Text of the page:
January 30, 2006
The Answer is NOT Blowin’ in the Wind
By Michael D. Shaw
There’s nothing like targeted public relations to confuse people, while taking full advantage of quasi-science. Consider, for example, the recent announcement by Whole Foods that it will buy 458,000 megawatt-hours of wind energy to power its stores for the next two years. The decision, surely a clever marketing scheme, will naturally resonate with the brand’s loyal consumers, but hardly makes a stirring case for the feasibility of wind power as a viable energy source.
No doubt, the execs at Whole Foods are aware of this, but good PR is its own reward in the fight to retain customers and attract new ones. Yet, the question is raised: Is wind energy a good, cheap, and efficient means of generating electricity for millions of people? In a word—No!
Even the European community, hardly a bastion of anti-environmental rhetoric, concedes this point. The EC just issued a report, covered extensively in Britain’s Guardian newspaper noting that windmills require a massive investment in infrastructure, blight the otherwise pristine countryside, and still cannot effectively supplement, never mind supplant, the electricity requirements of the current population. But wind energy, and the iconic wind farms that dot areas of the California desert (to cite just one example), appears at first blush to be a wonderful idea—clean, economical and natural. Too bad the fantasy doesn’t line up with the reality.
As a devotee of great marketing, I applaud Whole Foods for its embrace of wind energy, and the subsequent media blitz that soon followed: press releases, news conferences, favorable print and television coverage, and the endorsement of their customers. Look a little closer, however, and environmentalists acknowledge the obvious. Listen to Andrew Aulisi, senior associate at the nonprofit World Resources Institute:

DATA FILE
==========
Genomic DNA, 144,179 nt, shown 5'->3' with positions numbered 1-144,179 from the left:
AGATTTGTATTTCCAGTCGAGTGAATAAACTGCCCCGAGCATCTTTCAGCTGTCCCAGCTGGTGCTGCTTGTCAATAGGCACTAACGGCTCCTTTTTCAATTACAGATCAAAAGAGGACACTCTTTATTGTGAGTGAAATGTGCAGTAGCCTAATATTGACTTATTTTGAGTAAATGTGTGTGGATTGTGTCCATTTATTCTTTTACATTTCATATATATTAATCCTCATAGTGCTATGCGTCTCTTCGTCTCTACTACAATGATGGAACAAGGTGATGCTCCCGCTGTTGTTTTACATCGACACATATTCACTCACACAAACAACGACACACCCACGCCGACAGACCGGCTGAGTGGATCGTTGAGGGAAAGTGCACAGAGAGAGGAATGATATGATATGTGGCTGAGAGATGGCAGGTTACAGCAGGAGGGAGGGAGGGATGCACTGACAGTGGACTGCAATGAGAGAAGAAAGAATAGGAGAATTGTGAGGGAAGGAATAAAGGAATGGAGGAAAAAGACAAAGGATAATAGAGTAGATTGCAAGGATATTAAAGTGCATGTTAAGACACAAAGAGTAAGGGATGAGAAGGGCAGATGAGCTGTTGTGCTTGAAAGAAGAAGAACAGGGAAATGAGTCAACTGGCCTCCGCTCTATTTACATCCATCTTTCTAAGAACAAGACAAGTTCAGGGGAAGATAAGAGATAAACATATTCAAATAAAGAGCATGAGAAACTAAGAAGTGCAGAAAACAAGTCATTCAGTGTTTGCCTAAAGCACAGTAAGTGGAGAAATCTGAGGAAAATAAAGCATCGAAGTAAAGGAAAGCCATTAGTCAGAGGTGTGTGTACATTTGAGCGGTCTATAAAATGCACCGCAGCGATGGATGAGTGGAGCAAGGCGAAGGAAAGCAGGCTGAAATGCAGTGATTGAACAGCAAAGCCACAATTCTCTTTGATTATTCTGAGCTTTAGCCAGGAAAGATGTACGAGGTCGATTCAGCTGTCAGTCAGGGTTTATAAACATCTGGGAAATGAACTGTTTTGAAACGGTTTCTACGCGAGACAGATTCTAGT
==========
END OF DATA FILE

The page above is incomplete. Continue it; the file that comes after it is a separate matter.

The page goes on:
“Right now, the main benefit is public relations. For a company like Whole Foods, which has a particular kind of clientele, I can imagine this is an important way they relate to their customers.”
Exactly. At no point has anyone mentioned the long-term problems, both financial and scientific, that make wind energy such a poor substitute for conventional electricity generation. Do most people, particularly patrons of Whole Foods, know these facts? Probably not. But science is usually not a prime concern for the prototypical customer who loves the decorative surroundings, colorful vegetables, organic produce, and politically correct ethos that, for good or ill, seems to define the success of Whole Foods.
In Europe the mood is, surprisingly, different. Despite the Continent’s penchant for Green politics and unconventional ideas, wind power is not one of the causes that is exploding on the scene. According to a study undertaken in Germany, Europe’s largest producer of wind energy, wind farms are an expensive and inefficient way of generating sustainable energy. Angela Kelly, director of Country Guardian, a British umbrella group for the anti- wind power lobby, applauds this finding:
“At last! This report confirms what we have been saying. Wind power is three times more expensive than conventional electricity. It is a scandalous waste of taxpayers’ money.”
Some politicians, including member of the German Parliament Dr. Klaus Lippold, further contend that wind farms are a massive eyesore and are grossly inefficient:
“The problem with wind farms is that you have to build them in places where you don’t need electricity. The electricity then has to be moved somewhere else. There is growing resistance in Germany to wind farms, not least because of the disastrous effect on our landscape.”
Wind energy is another one of those ideas that captures the media’s attention and the hearts of some in the environmental movement. Yet, it is costly, inefficient, and not even able to put a dent in our long-term energy needs. Companies like Whole Foods may generate increased profits from their own embrace of wind power, but for the rest of us it’s all nothing but hot air.